Holidays are supposed to be relaxing however, anyone with children will tell you that the travel part is usually anything but! Whether you’re driving to the coast or jetting off abroad, below we share our top tips to help your journey a little less stressful.


Leave plenty of time 

You’re probably well aware that things rarely go according to schedule when you’re trying to get anywhere with young children. The best way to avoid getting stressed out about this or risk missing your flight, is to leave plenty of time for the inevitable hurdles which are coming your way. Plan for emergency nappy changes, snack stops, getting the pram through security and of course, temper tantrums.

Adopt this philosophy when you reach your destination as well. When you’ve got the kids with you, it’s highly unlikely that you’re going to be able to squeeze in a museum, art gallery, walking tour and bike ride all on the same day. A flexible schedule will create less stress for you and the family, and lead to a happier trip overall.


Explain the trip

When children are nervous, feeling uncomfortable or there are too many new things going on, they’re more likely to play up. Give your youngsters an outline of the trip in advance. Let them see photos of where you’re going and let them know what to expect. Try not to get stressed out in the run-up to the trip (even if you have a million things to get done) because this will make the kids anxious too.

Once your children understand what’s going on and realise it’s a fun excursion, they’re more likely to enjoy the journey and ask fewer questions while you’re trying to take care of travel logistics.

If your child is a student at Tigers Day Nurseries and you would like us to help prepare them for a holiday, please do let us know and we’ll be happy to help.


Safety while travelling with kids 

It’s so easy to lose sight of your kids at thebest of times, let alone when you’re in an unfamiliar environment trying to get your bearings. The following tips will help to ensure the whole family stays safe while travelling:

- If you’re travelling with someone else, share the duties. While one person checks into the hotel or buys tickets, the other watches the kids. If you’re on your own, ensure your child holds your hand or have them sit somewhere in your line of sight while you’re trying to get things organised.

- Put a note in your child’s pocket or stick it in their shoe and ensure it has all the contact information they need if they get lost. This should include your phone number and email address as well as the name, location and number of where you’re staying.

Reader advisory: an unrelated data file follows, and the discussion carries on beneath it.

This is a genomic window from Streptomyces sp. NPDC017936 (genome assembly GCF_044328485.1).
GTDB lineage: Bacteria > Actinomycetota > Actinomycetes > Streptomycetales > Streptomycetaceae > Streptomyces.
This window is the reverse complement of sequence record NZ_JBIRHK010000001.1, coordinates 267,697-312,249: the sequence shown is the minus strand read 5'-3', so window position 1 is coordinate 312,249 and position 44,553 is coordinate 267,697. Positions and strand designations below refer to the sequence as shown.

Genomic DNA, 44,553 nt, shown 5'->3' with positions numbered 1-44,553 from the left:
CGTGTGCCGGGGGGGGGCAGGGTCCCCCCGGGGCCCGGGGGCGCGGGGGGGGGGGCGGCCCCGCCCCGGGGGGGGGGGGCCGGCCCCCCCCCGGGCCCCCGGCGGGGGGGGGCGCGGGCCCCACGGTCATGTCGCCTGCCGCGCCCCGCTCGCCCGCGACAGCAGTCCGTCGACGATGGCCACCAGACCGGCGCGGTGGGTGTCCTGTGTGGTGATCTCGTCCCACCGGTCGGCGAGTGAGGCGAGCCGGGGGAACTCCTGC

- It’s not always easy to get access to medicine when you’re somewhere new so pack anything you may need including Calpol, headache pills, allergy medicines, something for upset stomachs, motion sickness prevention medicine and anything else you know your child is susceptible to.

You can also follow this link to a great infographic for more details:


Airport travel with toddlers

Airports can be stressful at the best of times, let alone when you’ve got toddlers to contend with. To ensure the experience goes as smoothly as possible: 

- Always check if the country you’re visiting requires additional paperwork to enter with children. Usually, a passport is all you need but some countries require you to bring each child’s original birth certificate to prove you’re the parents and have the right to enter or leave the country with them.

- There’s always a risk of your flight being delayed so make sure you pack plenty of snacks and activities to keep the kids happy and entertained. Statistically speaking, you’re less likely to encounter delays early in the day – this doesn’t of course account for weather problems or technical issues.

- When on the plane, seat kids away from the aisle. As the food and beverage cart passes by, they may reach out and get their hands caught. There’s also a risk that hot water could get spilt on them.

- Keep plenty of water on board to help deal with air pressure. Try to ensure your children start drinking water during the last half hour of the flight – swallowing helps deal with the change in pressure while the plane’s descending.

- Have a read of Skyscanner’s ’10 tips for flying with kids’ -